INDIA has been growing steadily richer in recent years, but it still has more malnourished people, especially children, than any other country. A big, nationwide study from 2005 and 2006, the National Family Health Survey (NFHS), found that 42.5% of children under five years old were underweight. The region with the next highest proportion of underweight children is Africa, with an average of 21%. Another measure of malnutrition is stunting, when children are unusually short for their age. Again, India’s problems were shown to be unusually bad.
Now comes some good news. In 2013 and 2014 the UN agency for children, Unicef, and India’s government conducted a new study called the Rapid Survey on Children (RSOC). The purpose was to gather up-to-date figures to use in the interim before the next big NFHS survey, which is under way. The RSOC report has unfortunately not been published, but The Economist obtained a copy.
It points to some striking national trends. For example the proportion of underweight children has fallen from 42.5% a decade ago, to just under 30% now. There have been similar improvements on stunting, wasting and other measures of malnutrition. The national immunisation rate has risen and the rate of open defecation is down from 55% of households to 45%.
Really interesting, however, is the breakdown of results by state, presented here. By and large social and health indicators across India follow predictable patterns. In states with higher incomes, those nearer the coast and farther south, most health indicators are better. Typical high achievers are Kerala and Tamil Nadu. In landlocked states, poorer ones and in the north, social and health results are usually worse. Notorious backward states include Bihar and Uttar Pradesh. North-eastern states are often outliers, both poor and landlocked but often with high rates of literacy and better health.
Results from the RSOC mostly bear out these trends. Everywhere has seen a reduction in the share of underweight children and in stunting. But it is striking that on occasion higher incomes do not correlate with the biggest health gains. Maharashtra and Gujarat are both states with relatively prosperous people, but Maharashtra’s nutrition levels are better than Gujarat’s. This is also true for rates of immunisation and of open defecation. It appears that Maharashtra’s government has put more emphasis on tackling nutrition problems, for example among its adivasi, or tribal, population.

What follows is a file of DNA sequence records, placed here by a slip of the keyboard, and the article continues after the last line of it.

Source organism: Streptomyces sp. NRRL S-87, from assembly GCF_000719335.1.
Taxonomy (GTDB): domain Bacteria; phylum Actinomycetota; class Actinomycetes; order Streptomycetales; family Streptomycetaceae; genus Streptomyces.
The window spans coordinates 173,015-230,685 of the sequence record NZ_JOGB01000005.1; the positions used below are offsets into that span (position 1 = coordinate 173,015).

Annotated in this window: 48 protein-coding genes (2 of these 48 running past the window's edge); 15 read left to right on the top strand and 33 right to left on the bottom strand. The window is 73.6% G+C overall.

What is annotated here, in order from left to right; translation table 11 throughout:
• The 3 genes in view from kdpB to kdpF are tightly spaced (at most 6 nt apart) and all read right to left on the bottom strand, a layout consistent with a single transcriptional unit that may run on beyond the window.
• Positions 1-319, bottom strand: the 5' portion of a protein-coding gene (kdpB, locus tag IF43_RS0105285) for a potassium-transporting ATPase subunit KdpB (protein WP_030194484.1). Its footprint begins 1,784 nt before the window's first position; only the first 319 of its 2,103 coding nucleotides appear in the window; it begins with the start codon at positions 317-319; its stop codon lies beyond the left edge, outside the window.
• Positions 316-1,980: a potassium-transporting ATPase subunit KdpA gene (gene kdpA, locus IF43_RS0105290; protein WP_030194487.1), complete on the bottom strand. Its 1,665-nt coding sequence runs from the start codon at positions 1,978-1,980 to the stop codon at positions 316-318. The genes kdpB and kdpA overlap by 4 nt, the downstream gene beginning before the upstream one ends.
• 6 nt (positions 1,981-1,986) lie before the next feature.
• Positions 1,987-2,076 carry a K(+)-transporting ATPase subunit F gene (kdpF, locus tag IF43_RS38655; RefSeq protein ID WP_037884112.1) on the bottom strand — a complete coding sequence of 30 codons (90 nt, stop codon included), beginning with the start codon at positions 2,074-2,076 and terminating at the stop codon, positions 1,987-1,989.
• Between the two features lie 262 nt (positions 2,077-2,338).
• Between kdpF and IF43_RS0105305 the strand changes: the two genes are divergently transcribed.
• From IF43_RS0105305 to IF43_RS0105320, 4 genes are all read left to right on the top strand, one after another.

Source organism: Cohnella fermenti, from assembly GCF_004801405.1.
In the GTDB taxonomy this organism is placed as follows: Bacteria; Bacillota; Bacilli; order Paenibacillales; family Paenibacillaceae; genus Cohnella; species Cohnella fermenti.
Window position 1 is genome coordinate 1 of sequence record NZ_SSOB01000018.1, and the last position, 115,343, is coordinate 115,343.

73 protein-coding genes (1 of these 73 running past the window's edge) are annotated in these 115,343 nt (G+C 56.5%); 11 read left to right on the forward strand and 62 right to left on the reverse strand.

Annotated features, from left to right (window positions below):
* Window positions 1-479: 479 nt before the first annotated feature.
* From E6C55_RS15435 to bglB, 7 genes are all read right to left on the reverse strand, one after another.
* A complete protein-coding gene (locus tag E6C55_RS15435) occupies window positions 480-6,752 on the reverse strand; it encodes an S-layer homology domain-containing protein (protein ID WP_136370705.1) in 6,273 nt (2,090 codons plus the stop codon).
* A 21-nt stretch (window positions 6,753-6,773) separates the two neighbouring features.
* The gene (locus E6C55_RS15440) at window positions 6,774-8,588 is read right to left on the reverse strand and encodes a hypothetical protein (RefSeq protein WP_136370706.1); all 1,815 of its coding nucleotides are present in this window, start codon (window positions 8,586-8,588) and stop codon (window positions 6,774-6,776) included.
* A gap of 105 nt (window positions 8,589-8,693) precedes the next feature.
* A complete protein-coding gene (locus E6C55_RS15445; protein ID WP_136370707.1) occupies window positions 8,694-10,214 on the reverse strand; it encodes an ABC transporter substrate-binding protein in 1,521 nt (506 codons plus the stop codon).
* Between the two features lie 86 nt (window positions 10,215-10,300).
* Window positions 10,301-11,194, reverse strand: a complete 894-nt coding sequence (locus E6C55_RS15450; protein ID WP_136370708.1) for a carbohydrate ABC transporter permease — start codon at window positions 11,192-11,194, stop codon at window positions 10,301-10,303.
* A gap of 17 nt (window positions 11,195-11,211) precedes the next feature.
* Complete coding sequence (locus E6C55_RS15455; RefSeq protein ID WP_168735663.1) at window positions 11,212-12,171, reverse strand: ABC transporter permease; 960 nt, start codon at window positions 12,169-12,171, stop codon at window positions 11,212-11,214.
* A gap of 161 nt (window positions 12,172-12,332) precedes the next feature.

Two crucial factors are worth looking at. Lower rates of open defecation correlate well with reduced malnutrition. When children live and play in clean environments they are less likely to be infected with parasites that make it hard to absorb nutrients. And states that focus on helping girls and young mothers probably do better at breaking long-term cycles of malnutrition. Where teenage girls have a low body-mass index there seems a greater likelihood mothers will give birth to undernourished children. Proper nutrition for girls and women should be a priority.
The latest edition of the Global Nutrition Report 2015 by the International Food Policy Research Institute, released on Tuesday, brings back the concerns over malnutrition into sharp focus. In July, the government of India, after much avoidable controversy, released malnutrition (used synonymously as undernutrition) figures from the Rapid Survey on Children (RSoC) data that was collected in 2013-14. This dataset was keenly awaited as it provides a nationwide assessment after the third round of the National Family Health Survey (NFHS-3), which is nearly a decade old now. The RSoC data also assumes significance as the world adopts the Sustainable Development Goals. Goal 2.2 seeks to end all forms of malnutrition by 2030, including achieving, by 2025, the internationally agreed targets on stunting and wasting in children under five years of age.